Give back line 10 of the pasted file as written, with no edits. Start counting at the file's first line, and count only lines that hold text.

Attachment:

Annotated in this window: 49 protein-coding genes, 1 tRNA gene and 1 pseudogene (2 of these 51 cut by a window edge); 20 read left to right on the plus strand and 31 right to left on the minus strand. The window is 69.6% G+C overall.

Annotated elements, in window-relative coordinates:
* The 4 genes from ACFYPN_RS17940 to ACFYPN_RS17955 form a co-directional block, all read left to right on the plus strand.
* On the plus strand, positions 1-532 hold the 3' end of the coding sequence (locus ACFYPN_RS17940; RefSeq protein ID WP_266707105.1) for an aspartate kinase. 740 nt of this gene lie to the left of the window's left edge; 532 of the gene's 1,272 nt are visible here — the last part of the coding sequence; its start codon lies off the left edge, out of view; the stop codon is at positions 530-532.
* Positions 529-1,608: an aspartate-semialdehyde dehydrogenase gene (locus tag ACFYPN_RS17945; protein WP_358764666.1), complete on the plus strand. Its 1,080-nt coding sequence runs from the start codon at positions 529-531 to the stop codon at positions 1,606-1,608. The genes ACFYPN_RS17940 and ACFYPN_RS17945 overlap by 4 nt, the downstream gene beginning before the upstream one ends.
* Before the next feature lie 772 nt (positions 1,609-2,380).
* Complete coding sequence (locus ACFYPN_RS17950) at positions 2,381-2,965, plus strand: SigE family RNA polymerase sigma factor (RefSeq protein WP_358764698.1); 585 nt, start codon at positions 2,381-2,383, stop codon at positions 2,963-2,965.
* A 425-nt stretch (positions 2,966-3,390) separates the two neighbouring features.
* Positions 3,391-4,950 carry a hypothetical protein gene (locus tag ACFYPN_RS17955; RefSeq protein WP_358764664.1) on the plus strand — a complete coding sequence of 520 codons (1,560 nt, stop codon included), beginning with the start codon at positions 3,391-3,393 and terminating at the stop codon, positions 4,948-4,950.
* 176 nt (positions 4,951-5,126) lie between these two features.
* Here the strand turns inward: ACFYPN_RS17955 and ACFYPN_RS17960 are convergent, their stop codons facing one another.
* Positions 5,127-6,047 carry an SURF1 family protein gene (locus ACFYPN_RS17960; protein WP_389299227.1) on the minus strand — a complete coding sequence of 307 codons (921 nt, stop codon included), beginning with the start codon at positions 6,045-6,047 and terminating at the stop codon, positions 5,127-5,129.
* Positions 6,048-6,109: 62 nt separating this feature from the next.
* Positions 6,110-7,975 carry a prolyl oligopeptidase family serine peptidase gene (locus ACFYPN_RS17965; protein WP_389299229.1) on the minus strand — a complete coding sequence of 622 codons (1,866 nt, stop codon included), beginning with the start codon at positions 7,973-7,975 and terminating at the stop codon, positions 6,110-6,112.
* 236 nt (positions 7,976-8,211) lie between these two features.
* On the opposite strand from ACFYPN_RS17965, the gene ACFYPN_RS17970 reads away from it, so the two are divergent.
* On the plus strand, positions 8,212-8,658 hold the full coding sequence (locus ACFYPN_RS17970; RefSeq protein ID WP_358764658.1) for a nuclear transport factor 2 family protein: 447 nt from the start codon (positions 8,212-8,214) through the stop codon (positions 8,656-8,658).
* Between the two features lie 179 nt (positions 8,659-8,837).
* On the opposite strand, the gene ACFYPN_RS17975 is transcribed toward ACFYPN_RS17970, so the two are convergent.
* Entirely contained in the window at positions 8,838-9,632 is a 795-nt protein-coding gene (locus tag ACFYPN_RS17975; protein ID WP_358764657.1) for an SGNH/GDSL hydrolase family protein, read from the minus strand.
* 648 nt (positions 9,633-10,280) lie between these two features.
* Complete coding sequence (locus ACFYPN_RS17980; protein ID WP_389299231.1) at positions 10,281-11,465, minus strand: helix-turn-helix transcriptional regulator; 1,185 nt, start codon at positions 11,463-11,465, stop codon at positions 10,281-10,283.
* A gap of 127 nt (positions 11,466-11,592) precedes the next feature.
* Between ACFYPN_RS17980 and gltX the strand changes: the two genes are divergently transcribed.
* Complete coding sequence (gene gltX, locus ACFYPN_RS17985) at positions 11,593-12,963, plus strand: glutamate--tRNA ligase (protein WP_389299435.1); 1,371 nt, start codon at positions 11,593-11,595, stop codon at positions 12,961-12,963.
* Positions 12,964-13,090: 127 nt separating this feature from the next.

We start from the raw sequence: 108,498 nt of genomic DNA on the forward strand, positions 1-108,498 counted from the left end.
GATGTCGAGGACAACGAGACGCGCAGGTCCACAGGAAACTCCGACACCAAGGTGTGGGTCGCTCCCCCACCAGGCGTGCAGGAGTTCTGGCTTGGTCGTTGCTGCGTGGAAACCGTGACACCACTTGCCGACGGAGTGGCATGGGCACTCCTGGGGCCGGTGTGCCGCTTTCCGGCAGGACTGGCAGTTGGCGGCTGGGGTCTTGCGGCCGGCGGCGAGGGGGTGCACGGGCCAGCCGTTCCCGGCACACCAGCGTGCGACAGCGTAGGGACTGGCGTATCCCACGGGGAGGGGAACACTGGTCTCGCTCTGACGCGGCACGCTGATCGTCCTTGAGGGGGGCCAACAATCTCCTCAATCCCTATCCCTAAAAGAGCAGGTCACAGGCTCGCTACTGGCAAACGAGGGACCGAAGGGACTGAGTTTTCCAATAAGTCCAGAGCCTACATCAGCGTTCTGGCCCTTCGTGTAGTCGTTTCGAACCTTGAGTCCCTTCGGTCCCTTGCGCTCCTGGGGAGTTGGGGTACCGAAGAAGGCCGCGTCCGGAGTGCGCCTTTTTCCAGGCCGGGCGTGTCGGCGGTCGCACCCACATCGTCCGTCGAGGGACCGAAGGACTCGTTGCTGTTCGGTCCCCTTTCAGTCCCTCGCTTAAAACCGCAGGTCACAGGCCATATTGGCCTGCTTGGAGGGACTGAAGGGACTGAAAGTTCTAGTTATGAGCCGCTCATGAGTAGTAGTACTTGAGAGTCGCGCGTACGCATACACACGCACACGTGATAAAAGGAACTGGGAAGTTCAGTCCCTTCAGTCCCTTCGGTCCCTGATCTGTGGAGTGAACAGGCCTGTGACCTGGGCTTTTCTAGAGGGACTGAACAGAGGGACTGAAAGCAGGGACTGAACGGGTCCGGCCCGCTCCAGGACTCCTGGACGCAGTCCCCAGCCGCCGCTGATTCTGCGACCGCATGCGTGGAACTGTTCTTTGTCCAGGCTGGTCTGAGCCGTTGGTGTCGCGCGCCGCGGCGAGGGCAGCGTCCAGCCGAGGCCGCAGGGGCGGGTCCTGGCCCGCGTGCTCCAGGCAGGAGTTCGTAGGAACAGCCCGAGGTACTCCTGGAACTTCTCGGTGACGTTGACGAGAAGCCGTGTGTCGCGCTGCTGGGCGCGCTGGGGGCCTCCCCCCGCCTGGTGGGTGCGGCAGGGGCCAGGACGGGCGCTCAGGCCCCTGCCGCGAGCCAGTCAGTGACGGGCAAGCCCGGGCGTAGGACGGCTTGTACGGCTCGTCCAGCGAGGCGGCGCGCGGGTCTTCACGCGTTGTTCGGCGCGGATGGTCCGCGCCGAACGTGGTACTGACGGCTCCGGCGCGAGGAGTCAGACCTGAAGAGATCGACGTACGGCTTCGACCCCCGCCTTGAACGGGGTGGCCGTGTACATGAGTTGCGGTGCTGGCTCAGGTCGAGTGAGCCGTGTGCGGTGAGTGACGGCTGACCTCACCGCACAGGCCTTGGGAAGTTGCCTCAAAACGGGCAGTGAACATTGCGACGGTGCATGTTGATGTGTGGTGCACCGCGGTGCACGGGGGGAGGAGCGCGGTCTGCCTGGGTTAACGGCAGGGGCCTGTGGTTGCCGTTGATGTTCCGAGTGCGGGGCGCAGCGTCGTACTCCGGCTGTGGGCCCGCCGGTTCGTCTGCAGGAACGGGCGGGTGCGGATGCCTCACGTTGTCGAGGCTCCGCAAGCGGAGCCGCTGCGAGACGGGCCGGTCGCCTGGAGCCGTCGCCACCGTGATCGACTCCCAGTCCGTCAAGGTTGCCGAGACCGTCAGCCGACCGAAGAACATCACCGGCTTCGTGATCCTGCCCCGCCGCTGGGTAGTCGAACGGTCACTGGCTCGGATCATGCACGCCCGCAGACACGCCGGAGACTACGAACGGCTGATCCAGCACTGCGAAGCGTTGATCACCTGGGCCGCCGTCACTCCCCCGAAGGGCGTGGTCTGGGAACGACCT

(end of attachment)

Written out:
* 176 nt (positions 4,951-5,126) lie between these two features.